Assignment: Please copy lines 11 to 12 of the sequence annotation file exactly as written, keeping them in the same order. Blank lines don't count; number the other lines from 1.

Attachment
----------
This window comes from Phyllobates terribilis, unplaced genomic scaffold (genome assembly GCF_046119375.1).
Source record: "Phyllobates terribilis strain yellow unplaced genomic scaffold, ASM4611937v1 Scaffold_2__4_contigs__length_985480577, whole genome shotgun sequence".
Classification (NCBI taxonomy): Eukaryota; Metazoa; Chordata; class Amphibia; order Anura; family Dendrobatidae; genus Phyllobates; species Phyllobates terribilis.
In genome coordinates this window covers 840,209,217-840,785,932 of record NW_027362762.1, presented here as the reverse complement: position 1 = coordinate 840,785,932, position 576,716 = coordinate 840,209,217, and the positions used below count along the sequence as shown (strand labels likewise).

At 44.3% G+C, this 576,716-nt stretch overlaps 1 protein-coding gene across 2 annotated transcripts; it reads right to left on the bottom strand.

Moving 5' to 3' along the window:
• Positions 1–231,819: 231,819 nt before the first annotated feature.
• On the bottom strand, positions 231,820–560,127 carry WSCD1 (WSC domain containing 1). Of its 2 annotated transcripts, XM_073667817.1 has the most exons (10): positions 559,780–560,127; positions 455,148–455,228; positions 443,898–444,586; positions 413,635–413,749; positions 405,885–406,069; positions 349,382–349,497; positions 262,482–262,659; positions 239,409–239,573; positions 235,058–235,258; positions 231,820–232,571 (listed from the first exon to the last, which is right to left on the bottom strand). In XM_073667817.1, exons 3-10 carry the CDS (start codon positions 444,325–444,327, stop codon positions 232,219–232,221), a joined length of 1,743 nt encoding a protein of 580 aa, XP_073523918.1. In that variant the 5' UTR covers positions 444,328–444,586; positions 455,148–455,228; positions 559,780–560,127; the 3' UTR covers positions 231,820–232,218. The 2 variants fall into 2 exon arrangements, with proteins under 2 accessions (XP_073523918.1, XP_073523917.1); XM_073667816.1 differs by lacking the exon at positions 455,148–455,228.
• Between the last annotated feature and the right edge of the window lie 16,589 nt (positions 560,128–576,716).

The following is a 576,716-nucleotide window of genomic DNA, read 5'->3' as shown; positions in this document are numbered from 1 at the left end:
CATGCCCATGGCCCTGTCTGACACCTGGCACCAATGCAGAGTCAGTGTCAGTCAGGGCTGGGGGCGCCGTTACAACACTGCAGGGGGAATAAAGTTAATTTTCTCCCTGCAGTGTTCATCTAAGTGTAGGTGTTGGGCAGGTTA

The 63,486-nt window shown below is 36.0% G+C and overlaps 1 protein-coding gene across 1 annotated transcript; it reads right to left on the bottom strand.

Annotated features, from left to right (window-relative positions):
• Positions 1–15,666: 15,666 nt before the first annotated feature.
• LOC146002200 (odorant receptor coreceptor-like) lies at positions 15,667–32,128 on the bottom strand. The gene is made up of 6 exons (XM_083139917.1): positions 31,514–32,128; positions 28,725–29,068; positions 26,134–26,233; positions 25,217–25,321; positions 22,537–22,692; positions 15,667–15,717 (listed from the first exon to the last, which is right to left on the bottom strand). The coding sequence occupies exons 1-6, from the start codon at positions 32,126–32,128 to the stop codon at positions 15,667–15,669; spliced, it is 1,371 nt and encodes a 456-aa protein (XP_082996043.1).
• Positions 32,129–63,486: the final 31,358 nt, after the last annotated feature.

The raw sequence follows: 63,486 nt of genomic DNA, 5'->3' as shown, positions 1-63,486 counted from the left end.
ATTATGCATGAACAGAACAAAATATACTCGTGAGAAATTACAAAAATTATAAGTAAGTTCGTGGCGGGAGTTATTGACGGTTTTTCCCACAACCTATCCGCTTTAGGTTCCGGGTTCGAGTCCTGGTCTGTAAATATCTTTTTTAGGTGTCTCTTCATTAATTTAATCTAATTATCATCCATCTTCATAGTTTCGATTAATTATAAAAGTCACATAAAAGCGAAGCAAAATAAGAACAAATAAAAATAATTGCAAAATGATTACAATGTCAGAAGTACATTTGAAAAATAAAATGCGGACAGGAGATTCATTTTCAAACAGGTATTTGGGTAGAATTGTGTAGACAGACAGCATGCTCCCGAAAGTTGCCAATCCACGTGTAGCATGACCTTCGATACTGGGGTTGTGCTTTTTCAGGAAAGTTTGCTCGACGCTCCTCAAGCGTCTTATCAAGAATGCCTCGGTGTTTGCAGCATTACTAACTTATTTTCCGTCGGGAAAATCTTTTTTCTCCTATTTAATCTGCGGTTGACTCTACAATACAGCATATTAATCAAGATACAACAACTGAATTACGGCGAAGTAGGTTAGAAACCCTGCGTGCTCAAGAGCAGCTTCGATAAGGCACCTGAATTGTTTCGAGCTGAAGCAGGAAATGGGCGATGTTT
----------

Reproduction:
CATGCCCATGGCCCTGTCTGACACCTGGCACCAATGCAGAGTCAGTGTCAGTCAGGGCTGGGGGCGCCGTTACAACACTGCAGGGGGAATAAAGTTAATTTTCTCCCTGCAGTGTTCATCTAAGTGTAGGTGTTGGGCAGGTTA

The 63,486-nt window shown below is 36.0% G+C and overlaps 1 protein-coding gene across 1 annotated transcript; it reads right to left on the bottom strand.